His songwriting remains the same, though: "I write whatever I'm feeling mostly all of the time. Always have been. They range from assembled fragments of a day's thoughts, to the stream-of-consciousness that I happen to tap into from time to time."
The years have also taught Low to be less-conscious when it comes to making music. "I used to second-guess myself a lot. These days, I try to let it out the way it is, and let the rough edges hang as well," he concludes.
- Leslie Low plays two free shows at the Esplanade Concourse on Sept 4 at 6pm and 7pm. To order a copy of No Such Thing As Ghosts and find out more about his music, check www.leslielow.com
Singing through her troubles
By Avanti Nim
LIKE the rest of us, singer-songwriter Suhui Hee frequently gets bogged down by the doldrums. But what sets her apart is that she channels that rage and frustration into her music.
The 25-year-old says: "When I write my songs, it's a way for me to seek out a world that isn't our own. There's an element of fantasy to them because there's so much about the world I would change."
Hee, who goes by the moniker Anise, started songwriting while studying graphic design at Central St Martin's in London.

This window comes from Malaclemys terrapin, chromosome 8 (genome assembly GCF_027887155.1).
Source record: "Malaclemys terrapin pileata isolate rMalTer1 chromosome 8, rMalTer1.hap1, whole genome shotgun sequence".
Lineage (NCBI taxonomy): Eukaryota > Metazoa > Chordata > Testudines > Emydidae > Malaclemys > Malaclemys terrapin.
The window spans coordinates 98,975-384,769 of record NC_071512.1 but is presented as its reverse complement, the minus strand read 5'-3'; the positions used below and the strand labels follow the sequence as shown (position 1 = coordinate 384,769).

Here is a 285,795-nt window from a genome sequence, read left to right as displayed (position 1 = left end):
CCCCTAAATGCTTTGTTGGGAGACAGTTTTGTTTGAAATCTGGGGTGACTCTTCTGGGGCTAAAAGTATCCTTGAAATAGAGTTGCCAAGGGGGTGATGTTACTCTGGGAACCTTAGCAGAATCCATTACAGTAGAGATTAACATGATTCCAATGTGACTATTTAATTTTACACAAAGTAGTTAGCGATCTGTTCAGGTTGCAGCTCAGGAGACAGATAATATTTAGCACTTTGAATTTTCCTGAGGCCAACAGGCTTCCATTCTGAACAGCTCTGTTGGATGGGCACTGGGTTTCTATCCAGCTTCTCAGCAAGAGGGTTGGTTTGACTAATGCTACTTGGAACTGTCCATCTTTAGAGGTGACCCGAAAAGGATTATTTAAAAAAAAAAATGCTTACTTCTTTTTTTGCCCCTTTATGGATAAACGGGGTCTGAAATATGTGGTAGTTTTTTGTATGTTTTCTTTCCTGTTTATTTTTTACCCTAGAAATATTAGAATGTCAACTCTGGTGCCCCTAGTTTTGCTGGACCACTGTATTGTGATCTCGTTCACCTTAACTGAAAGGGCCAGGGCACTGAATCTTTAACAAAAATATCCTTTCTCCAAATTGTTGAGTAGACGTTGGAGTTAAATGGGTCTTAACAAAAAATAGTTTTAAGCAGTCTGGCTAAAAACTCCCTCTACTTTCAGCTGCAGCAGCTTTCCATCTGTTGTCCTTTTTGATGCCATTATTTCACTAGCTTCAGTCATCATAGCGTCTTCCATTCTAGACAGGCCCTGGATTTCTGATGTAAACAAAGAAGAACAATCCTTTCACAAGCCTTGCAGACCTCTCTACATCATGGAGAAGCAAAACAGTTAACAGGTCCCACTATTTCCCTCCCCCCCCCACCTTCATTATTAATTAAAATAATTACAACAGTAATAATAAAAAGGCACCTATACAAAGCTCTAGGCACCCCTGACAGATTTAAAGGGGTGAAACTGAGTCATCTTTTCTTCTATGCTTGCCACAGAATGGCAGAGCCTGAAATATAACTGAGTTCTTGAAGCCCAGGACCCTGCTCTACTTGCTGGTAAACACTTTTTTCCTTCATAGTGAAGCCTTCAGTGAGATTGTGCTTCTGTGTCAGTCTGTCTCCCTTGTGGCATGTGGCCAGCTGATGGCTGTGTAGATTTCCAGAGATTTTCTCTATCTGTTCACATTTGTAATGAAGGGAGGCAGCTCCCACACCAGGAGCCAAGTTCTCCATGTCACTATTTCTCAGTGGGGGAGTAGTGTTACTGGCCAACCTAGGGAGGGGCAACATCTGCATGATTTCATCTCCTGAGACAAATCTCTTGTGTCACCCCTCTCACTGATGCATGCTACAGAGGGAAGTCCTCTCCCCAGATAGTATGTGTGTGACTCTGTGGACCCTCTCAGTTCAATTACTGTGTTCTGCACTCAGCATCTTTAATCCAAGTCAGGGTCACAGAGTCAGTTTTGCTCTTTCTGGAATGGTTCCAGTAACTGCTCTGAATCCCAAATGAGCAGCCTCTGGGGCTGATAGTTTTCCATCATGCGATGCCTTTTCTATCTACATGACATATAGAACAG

She recalls: "I went there on my own, and those three years were just very lonely and boring for me. London's cold and gloomy climate didn't help either."
To combat the blues she was feeling, Hee went out and bought herself "the cheapest guitar (she) could find" and started tinkering around on it. It wasn't until she returned home in 2012 that she decided to delve into the music scene here.
Trained on the violin as a young girl and armed with her trusty guitar and a looper gadget gifted to her by a friend, Hee entered a Diarists' Open Mic session in 2013, held at the now-defunct The Pigeonhole café.
She says: "I played one song, a cover of a really old one which sounded totally different to me. I was so nervous, but when I approached one of the founders of the Diarists' to talk about a musical collaboration after my song, I was surprised to find that he wanted to jam with me!"